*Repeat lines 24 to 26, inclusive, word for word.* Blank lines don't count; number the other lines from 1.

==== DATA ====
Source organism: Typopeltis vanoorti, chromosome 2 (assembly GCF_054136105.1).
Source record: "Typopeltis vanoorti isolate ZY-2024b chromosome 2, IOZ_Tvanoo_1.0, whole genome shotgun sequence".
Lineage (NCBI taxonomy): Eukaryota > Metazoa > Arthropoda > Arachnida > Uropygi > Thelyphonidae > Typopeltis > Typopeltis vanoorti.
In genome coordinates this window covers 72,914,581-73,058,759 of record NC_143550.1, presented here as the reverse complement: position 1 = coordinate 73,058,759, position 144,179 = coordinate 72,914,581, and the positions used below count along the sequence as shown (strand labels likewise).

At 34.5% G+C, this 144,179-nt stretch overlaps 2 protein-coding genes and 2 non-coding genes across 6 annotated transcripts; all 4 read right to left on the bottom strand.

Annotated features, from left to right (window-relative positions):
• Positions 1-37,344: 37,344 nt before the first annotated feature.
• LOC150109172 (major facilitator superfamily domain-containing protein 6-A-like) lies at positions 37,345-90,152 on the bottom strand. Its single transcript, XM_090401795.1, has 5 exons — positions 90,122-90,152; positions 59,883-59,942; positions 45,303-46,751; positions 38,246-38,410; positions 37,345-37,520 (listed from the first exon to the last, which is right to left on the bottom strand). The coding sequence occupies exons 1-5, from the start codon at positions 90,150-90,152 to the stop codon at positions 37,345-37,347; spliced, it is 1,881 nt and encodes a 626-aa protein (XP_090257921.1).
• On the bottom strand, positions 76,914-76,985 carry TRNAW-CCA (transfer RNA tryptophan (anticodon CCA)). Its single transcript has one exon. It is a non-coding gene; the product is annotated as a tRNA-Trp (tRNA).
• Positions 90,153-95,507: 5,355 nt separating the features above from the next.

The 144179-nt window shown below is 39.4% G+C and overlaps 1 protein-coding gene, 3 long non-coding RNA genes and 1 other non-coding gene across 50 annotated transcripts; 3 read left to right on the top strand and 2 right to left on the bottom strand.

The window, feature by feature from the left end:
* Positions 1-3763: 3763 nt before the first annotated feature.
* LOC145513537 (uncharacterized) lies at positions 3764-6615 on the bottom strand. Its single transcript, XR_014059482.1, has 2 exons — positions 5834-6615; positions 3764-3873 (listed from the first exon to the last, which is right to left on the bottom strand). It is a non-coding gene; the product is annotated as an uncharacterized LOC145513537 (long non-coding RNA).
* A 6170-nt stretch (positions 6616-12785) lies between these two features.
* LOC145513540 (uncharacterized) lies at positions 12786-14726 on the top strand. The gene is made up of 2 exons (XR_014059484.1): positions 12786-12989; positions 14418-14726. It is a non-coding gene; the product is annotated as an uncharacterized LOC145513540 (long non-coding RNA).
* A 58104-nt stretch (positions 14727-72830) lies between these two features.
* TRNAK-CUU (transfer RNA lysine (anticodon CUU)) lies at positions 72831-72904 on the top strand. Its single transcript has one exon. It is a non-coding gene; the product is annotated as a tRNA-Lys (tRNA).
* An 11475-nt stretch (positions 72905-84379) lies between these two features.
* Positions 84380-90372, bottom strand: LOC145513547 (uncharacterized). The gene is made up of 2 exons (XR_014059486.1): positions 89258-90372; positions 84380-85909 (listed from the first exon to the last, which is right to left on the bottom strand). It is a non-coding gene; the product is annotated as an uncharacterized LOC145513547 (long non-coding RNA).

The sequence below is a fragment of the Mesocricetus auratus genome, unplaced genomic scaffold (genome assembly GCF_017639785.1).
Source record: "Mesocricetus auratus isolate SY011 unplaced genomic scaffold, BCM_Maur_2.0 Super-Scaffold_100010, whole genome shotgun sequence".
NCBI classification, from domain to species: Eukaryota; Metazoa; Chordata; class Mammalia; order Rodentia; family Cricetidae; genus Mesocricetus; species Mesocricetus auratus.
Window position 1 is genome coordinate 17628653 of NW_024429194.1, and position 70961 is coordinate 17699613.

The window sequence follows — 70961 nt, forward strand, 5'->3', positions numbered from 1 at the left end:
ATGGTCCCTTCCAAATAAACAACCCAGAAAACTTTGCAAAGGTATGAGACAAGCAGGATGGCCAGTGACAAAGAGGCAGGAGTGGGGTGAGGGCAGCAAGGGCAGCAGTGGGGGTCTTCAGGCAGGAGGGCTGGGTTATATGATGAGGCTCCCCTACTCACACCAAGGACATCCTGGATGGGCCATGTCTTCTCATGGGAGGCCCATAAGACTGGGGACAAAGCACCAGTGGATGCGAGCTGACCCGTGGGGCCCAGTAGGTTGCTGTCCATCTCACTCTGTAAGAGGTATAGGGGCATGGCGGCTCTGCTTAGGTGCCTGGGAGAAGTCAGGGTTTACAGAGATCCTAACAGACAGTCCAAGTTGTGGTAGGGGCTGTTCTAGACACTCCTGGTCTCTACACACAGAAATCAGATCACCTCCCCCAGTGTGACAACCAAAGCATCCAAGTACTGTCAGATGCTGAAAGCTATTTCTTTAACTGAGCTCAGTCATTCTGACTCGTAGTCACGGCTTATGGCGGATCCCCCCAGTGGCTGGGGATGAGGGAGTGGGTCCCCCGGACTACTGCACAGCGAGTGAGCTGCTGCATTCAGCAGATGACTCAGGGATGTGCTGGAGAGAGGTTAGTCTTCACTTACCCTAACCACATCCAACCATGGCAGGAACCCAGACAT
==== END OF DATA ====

Window position 1 is genome coordinate 17628653 of NW_024429194.1, and position 70961 is coordinate 17699613.

The window sequence follows — 70961 nt, forward strand, 5'->3', positions numbered from 1 at the left end:
ATGGTCCCTTCCAAATAAACAACCCAGAAAACTTTGCAAAGGTATGAGACAAGCAGGATGGCCAGTGACAAAGAGGCAGGAGTGGGGTGAGGGCAGCAAGGGCAGCAGTGGGGGTCTTCAGGCAGGAGGGCTGGGTTATATGATGAGGCTCCCCTACTCACACCAAGGACATCCTGGATGGGCCATGTCTTCTCATGGGAGGCCCATAAGACTGGGGACAAAGCACCAGTGGATGCGAGCTGACCCGTGGGGCCCAGTAGGTTGCTGTCCATCTCACTCTGTAAGAGGTATAGGGGCATGGCGGCTCTGCTTAGGTGCCTGGGAGAAGTCAGGGTTTACAGAGATCCTAACAGACAGTCCAAGTTGTGGTAGGGGCTGTTCTAGACACTCCTGGTCTCTACACACAGAAATCAGATCACCTCCCCCAGTGTGACAACCAAAGCATCCAAGTACTGTCAGATGCTGAAAGCTATTTCTTTAACTGAGCTCAGTCATTCTGACTCGTAGTCACGGCTTATGGCGGATCCCCCCAGTGGCTGGGGATGAGGGAGTGGGTCCCCCGGACTACTGCACAGCGAGTGAGCTGCTGCATTCAGCAGATGACTCAGGGATGTGCTGGAGAGAGGTTAGTCTTCACTTACCCTAACCACATCCAACCATGGCAGGAACCCAGACAT